For a second I wondered if this Inaho was an android—it would explain a great many things—but the AI puts that matter to rest at once with these deeply romantic words:

Even though this boy is aware that Princess Asseylum is a separate individual, he misidentifies her as a part of himself. He therefore placed maximum priority on her safety and has acted to protect her.

What a novel way to confess. The AI also tells Asseylum and Eddelrittuo where to go to get picked up by Inko, and Asseylum tells it to thank him when he wakes up, and confesses that she also thinks of Inaho as a part of herself. As if there was any doubt.

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With the last standing assassin cornering Asseylum and Eddelrittuo, combined with Inaho’s breakdown, those who are loved by the one they love didn’t have it any easier than the losers.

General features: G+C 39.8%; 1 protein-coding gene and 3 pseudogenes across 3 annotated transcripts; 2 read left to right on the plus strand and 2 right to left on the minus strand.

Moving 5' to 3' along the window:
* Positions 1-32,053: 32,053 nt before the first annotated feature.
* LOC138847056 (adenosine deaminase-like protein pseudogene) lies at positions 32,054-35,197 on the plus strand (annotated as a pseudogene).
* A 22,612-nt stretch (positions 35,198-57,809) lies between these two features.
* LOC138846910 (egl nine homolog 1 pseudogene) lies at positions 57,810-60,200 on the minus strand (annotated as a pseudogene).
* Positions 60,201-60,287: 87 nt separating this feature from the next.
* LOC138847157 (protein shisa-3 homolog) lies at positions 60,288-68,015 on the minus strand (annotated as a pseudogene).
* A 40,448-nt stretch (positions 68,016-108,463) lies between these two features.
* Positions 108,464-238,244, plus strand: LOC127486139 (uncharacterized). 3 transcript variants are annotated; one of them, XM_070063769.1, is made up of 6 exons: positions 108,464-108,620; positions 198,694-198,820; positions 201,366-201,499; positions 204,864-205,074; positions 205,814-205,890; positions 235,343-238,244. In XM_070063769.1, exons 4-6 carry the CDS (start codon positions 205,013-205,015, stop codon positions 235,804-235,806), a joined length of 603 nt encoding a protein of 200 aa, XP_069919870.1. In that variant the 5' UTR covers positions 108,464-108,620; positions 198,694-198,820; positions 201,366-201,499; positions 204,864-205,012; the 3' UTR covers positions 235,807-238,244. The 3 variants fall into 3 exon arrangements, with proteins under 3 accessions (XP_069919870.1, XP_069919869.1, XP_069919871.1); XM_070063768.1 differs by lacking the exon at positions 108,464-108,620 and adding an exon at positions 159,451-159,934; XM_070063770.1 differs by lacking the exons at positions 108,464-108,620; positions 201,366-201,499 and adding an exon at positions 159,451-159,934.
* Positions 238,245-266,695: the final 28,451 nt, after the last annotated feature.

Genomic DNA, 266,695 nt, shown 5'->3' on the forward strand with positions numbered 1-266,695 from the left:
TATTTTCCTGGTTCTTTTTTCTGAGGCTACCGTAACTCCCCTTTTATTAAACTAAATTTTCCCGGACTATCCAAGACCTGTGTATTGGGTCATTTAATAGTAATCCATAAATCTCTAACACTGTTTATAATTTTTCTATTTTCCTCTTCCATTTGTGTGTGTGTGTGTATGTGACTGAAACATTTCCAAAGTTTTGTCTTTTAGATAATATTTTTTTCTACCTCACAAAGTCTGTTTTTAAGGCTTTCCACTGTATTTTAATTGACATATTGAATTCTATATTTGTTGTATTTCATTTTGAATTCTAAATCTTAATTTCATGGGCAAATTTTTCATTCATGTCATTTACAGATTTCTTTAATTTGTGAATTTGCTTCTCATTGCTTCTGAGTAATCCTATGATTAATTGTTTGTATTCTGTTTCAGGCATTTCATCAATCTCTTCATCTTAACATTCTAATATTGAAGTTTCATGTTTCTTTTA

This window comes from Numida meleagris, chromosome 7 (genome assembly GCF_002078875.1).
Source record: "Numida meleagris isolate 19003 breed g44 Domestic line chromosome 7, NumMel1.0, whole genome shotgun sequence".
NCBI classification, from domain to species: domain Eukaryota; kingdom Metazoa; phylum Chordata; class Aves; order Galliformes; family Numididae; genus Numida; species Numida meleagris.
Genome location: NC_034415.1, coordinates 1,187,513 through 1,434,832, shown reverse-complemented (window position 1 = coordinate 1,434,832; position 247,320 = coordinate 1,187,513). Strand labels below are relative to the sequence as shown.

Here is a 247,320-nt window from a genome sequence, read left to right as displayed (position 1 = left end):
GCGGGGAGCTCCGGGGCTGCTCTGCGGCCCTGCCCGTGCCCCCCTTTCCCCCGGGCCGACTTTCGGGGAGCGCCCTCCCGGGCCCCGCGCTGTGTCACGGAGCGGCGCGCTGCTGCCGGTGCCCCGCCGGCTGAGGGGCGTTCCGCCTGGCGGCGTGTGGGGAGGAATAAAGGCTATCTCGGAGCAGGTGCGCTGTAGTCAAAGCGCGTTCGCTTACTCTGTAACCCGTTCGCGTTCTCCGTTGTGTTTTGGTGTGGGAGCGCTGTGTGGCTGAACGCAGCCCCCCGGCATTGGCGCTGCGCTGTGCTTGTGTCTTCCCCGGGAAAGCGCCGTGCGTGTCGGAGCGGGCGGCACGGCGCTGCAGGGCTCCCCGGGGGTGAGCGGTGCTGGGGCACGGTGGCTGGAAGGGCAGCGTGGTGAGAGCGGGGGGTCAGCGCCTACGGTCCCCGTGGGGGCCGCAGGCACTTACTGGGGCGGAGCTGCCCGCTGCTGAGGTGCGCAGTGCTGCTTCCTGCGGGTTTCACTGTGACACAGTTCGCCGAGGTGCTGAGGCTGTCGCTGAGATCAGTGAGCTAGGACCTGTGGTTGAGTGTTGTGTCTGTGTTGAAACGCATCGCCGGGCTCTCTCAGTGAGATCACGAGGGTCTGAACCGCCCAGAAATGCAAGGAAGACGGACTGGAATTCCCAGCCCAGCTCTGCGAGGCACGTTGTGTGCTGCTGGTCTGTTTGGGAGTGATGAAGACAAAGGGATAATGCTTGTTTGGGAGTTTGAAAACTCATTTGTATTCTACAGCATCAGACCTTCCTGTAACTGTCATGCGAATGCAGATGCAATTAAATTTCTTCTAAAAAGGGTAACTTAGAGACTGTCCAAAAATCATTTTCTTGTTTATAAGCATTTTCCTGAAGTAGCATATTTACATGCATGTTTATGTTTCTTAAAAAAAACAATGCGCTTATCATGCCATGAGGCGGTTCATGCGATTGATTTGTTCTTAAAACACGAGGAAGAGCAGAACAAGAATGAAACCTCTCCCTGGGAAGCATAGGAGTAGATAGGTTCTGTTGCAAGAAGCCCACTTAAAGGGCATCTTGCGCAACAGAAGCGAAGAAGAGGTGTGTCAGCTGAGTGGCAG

When Eddelrittuo valiantly stepped in front of her princess, I feared the worst, but the assassin is taken out by none other than Count Cruhteo…who may either be our new best friend, or a cure that’s worse than the disease if he intends to exploit the the princess just as Slaine did.

He’s quite the wild card, but the glass-half-full part of me wants to think his intentions are honorable, but I do wonder what will become of Inaho, unconscious behind enemy lines, along with Mazuurek, who was a no-show this week.